Love Another Man To See The Face Of God

Hello friends. Missed you yesterday. We are on our way home from the anniversary weekend plus a few other significant dates wrapped in there.

The Marriott hotel we stayed at was sold out so getting two adjoining rooms (who wants to get arrested for child abandonment on their anniversary?) took extra maneuvering by Marriott’s good staff along with my husband’s gentle ways. We landed in an upgraded suite the size of a small country for the same previous price. I’ve never been in something like that and we all felt like superstars.
(This is sounding newsy.)

Anywho, the next day we joined my brother and his family at a matinée showing of Les Miserables at the Ahmanson Theater – we’ve planned this for a year. There we were; a few adults and a long string of children all polished and shiny. We had bought feathered masquerade masks to play it up and were dressed to the nines. The house was sold out.

We had prepared ourselves with the soundtrack, Victor Hugo‘s unabridged printed English translation (didn’t finish that yet this time around – hoping still), the 25th Anniversary recording at the The O2 and lots of chat. The kids were happy to go with their cousins and you can imagine that all should have gone well.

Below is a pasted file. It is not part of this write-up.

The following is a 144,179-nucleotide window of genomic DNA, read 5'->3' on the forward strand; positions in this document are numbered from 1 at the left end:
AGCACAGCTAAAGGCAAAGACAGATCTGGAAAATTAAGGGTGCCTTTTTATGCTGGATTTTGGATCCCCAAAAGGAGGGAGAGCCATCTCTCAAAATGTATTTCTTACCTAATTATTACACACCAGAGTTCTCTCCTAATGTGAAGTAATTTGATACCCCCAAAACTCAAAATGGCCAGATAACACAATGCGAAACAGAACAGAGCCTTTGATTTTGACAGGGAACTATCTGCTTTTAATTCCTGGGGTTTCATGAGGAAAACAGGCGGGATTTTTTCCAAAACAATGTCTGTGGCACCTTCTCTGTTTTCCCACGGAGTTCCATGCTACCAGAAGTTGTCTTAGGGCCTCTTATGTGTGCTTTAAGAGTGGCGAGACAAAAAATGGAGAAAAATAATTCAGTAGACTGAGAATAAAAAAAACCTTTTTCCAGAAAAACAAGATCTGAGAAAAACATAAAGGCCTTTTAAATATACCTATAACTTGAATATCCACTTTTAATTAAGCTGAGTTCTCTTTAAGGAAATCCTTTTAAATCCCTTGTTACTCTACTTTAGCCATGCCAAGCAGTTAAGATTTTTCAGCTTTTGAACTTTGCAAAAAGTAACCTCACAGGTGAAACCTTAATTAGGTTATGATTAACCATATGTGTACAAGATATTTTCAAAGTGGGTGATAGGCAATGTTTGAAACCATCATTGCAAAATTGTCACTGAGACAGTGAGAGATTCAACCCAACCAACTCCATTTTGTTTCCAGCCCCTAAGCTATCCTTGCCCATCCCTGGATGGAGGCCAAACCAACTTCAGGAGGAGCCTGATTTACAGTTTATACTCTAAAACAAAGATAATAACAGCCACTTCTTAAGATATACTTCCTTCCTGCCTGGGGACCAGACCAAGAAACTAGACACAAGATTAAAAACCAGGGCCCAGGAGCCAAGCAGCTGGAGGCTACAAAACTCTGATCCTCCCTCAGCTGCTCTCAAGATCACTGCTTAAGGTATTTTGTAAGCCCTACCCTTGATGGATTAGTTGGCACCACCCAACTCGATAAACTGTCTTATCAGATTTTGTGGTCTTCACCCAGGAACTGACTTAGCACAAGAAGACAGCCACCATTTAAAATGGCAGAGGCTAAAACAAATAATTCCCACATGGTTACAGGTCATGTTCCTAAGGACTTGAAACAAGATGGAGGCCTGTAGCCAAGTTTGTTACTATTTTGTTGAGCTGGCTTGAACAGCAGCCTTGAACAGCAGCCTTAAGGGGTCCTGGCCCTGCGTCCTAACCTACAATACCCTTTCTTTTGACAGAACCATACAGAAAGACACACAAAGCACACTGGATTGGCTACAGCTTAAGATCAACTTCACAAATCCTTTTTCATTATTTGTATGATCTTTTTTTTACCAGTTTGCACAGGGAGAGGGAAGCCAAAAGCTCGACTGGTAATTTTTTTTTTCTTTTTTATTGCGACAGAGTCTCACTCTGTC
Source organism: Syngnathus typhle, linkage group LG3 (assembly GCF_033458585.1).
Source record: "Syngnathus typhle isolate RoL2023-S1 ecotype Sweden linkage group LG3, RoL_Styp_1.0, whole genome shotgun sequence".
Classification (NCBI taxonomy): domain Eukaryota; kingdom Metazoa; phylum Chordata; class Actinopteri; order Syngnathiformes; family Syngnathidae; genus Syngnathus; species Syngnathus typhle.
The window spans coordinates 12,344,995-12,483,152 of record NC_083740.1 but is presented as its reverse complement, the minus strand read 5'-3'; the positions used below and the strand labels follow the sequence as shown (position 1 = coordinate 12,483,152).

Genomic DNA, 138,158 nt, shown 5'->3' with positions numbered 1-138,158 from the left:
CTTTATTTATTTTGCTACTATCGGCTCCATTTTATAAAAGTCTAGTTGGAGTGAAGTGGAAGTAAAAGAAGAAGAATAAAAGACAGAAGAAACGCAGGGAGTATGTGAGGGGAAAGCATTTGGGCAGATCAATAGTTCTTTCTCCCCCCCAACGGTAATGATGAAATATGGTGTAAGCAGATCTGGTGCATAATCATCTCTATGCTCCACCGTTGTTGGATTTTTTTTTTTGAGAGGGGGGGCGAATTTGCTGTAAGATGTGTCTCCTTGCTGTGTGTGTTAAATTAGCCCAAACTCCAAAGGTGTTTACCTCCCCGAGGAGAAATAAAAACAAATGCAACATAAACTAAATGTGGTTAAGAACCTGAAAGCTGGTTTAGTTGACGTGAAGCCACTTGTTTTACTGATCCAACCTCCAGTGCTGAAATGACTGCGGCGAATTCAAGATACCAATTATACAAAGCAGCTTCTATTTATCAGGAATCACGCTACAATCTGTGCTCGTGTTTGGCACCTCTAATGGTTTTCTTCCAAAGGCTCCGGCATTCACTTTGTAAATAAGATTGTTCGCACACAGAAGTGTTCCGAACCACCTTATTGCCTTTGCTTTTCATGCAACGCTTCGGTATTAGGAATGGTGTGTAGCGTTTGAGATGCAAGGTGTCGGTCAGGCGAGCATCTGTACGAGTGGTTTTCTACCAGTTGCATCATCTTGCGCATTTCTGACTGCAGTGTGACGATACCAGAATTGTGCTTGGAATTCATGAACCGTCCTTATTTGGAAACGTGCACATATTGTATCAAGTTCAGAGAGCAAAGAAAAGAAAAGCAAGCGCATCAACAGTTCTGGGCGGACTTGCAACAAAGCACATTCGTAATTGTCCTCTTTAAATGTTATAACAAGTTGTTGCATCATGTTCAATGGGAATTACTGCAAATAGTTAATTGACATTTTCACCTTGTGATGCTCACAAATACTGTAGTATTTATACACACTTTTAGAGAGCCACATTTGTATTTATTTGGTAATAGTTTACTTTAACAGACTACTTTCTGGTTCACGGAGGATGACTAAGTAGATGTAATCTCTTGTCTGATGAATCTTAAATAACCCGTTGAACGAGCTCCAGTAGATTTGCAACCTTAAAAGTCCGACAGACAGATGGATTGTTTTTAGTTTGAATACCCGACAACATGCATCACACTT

What to say.  Some things we must prepare for in other ways.

Sitting there, my son on my lap and just the slightest sound of tearing chocolate bar wrapper, and the head in front of us turned into a face with a mouth,

Be quiet!  

Some minutes later, my son was drinking from his water bottle,

For G–‘s sake!  Put that away!

There was more from our theater-head and after three otherwise beautiful hours, Les Miserables was over.  A lady a few chairs away from the theater-head whom I think was in his party said,

Next time choose to take them to a Disney Production, would you?  

Later in the car, my girls were wondering about the, “super mean people in front of us,” and I remembered the words still fresh in my thoughts,

To love another man is to see the face of God.